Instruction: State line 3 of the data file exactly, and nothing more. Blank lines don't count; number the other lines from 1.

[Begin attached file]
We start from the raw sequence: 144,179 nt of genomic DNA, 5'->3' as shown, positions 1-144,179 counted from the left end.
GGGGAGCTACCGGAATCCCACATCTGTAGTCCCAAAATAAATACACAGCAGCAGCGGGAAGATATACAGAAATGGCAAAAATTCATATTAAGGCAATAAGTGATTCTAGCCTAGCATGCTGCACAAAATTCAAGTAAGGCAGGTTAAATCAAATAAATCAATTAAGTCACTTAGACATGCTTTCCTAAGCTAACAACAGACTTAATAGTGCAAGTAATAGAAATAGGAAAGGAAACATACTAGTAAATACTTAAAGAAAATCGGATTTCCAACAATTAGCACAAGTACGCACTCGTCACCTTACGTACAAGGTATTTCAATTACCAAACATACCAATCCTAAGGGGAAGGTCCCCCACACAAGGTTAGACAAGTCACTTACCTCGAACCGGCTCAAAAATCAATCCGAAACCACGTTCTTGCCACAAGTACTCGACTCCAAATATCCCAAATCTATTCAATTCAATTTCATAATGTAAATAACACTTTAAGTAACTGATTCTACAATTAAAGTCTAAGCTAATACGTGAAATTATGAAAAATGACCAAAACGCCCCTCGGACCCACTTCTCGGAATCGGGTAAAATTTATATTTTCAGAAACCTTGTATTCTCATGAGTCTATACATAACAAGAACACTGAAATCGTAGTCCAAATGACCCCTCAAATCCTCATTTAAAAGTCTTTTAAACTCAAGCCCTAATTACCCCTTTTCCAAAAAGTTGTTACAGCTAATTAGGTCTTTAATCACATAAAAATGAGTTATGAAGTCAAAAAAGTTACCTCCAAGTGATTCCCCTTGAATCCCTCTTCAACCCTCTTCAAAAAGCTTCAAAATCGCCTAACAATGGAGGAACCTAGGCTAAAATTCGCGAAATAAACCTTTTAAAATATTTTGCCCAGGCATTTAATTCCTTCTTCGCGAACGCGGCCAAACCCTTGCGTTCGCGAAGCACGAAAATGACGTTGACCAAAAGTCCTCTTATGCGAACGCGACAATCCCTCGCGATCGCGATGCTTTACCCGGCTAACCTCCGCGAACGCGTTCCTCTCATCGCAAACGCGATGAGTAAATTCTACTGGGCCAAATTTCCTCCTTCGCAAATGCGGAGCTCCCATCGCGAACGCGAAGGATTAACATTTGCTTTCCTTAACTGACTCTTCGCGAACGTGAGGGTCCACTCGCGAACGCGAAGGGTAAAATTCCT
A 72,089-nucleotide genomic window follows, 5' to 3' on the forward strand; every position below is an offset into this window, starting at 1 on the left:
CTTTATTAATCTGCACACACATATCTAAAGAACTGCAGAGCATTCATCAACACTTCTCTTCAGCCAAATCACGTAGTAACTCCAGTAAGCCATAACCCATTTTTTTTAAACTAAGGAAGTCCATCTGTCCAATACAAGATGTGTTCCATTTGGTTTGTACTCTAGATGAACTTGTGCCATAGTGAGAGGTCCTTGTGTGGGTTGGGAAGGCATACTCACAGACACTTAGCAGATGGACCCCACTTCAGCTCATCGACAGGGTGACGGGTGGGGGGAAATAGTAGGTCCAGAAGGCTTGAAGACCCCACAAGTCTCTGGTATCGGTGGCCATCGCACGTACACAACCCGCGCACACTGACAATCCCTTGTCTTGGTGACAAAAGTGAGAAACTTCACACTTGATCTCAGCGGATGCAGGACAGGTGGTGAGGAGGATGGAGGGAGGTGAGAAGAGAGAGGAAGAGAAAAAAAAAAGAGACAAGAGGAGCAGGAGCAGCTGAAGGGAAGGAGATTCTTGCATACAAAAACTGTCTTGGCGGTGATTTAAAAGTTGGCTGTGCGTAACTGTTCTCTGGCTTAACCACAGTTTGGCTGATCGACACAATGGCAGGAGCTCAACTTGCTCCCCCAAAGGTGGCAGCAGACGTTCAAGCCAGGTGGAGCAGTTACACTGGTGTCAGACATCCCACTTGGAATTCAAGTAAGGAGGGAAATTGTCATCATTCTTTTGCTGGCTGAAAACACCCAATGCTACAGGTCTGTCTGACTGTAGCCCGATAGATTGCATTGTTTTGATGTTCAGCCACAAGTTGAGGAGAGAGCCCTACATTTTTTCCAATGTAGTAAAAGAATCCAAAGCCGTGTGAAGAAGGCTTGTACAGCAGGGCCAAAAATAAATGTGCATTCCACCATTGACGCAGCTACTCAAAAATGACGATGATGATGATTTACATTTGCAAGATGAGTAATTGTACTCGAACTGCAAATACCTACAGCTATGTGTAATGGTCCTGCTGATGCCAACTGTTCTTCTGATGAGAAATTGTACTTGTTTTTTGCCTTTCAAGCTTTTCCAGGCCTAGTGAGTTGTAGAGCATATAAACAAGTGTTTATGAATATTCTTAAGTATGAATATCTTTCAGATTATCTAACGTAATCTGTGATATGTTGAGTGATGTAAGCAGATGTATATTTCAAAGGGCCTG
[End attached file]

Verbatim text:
A 72,089-nucleotide genomic window follows, 5' to 3' on the forward strand; every position below is an offset into this window, starting at 1 on the left: